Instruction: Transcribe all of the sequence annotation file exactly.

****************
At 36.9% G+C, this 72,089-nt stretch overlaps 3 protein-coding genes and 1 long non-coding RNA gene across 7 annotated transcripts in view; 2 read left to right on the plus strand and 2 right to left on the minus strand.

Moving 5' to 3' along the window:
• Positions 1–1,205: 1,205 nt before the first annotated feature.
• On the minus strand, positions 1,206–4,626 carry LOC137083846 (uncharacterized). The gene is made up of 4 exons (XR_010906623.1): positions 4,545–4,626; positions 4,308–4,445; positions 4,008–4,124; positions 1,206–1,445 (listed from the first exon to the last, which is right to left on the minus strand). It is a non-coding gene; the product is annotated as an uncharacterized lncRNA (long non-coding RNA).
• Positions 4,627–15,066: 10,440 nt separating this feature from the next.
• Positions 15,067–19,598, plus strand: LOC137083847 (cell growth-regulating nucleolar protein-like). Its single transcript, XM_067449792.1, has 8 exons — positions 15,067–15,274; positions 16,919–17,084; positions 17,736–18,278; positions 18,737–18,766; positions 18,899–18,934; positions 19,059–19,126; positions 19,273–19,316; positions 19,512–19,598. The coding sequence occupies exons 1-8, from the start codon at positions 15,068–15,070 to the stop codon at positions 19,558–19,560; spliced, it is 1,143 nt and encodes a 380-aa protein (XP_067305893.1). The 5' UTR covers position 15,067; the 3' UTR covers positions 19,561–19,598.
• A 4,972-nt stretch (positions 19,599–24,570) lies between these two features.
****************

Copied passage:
At 36.9% G+C, this 72,089-nt stretch overlaps 3 protein-coding genes and 1 long non-coding RNA gene across 7 annotated transcripts in view; 2 read left to right on the plus strand and 2 right to left on the minus strand.

Moving 5' to 3' along the window:
• Positions 1–1,205: 1,205 nt before the first annotated feature.
• On the minus strand, positions 1,206–4,626 carry LOC137083846 (uncharacterized). The gene is made up of 4 exons (XR_010906623.1): positions 4,545–4,626; positions 4,308–4,445; positions 4,008–4,124; positions 1,206–1,445 (listed from the first exon to the last, which is right to left on the minus strand). It is a non-coding gene; the product is annotated as an uncharacterized lncRNA (long non-coding RNA).
• Positions 4,627–15,066: 10,440 nt separating this feature from the next.
• Positions 15,067–19,598, plus strand: LOC137083847 (cell growth-regulating nucleolar protein-like). Its single transcript, XM_067449792.1, has 8 exons — positions 15,067–15,274; positions 16,919–17,084; positions 17,736–18,278; positions 18,737–18,766; positions 18,899–18,934; positions 19,059–19,126; positions 19,273–19,316; positions 19,512–19,598. The coding sequence occupies exons 1-8, from the start codon at positions 15,068–15,070 to the stop codon at positions 19,558–19,560; spliced, it is 1,143 nt and encodes a 380-aa protein (XP_067305893.1). The 5' UTR covers position 15,067; the 3' UTR covers positions 19,561–19,598.
• A 4,972-nt stretch (positions 19,599–24,570) lies between these two features.